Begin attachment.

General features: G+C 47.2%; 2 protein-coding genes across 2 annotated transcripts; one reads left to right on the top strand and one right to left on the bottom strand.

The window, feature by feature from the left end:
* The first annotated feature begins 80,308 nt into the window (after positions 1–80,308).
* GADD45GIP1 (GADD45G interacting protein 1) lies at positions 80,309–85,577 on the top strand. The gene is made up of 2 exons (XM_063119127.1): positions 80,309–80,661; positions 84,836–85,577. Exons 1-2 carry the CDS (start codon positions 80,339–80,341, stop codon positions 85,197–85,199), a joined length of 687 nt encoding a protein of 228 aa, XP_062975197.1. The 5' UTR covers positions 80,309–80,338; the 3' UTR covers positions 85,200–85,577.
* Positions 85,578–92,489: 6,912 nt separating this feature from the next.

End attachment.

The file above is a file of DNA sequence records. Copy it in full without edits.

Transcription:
General features: G+C 47.2%; 2 protein-coding genes across 2 annotated transcripts; one reads left to right on the top strand and one right to left on the bottom strand.

The window, feature by feature from the left end:
* The first annotated feature begins 80,308 nt into the window (after positions 1–80,308).
* GADD45GIP1 (GADD45G interacting protein 1) lies at positions 80,309–85,577 on the top strand. The gene is made up of 2 exons (XM_063119127.1): positions 80,309–80,661; positions 84,836–85,577. Exons 1-2 carry the CDS (start codon positions 80,339–80,341, stop codon positions 85,197–85,199), a joined length of 687 nt encoding a protein of 228 aa, XP_062975197.1. The 5' UTR covers positions 80,309–80,338; the 3' UTR covers positions 85,200–85,577.
* Positions 85,578–92,489: 6,912 nt separating this feature from the next.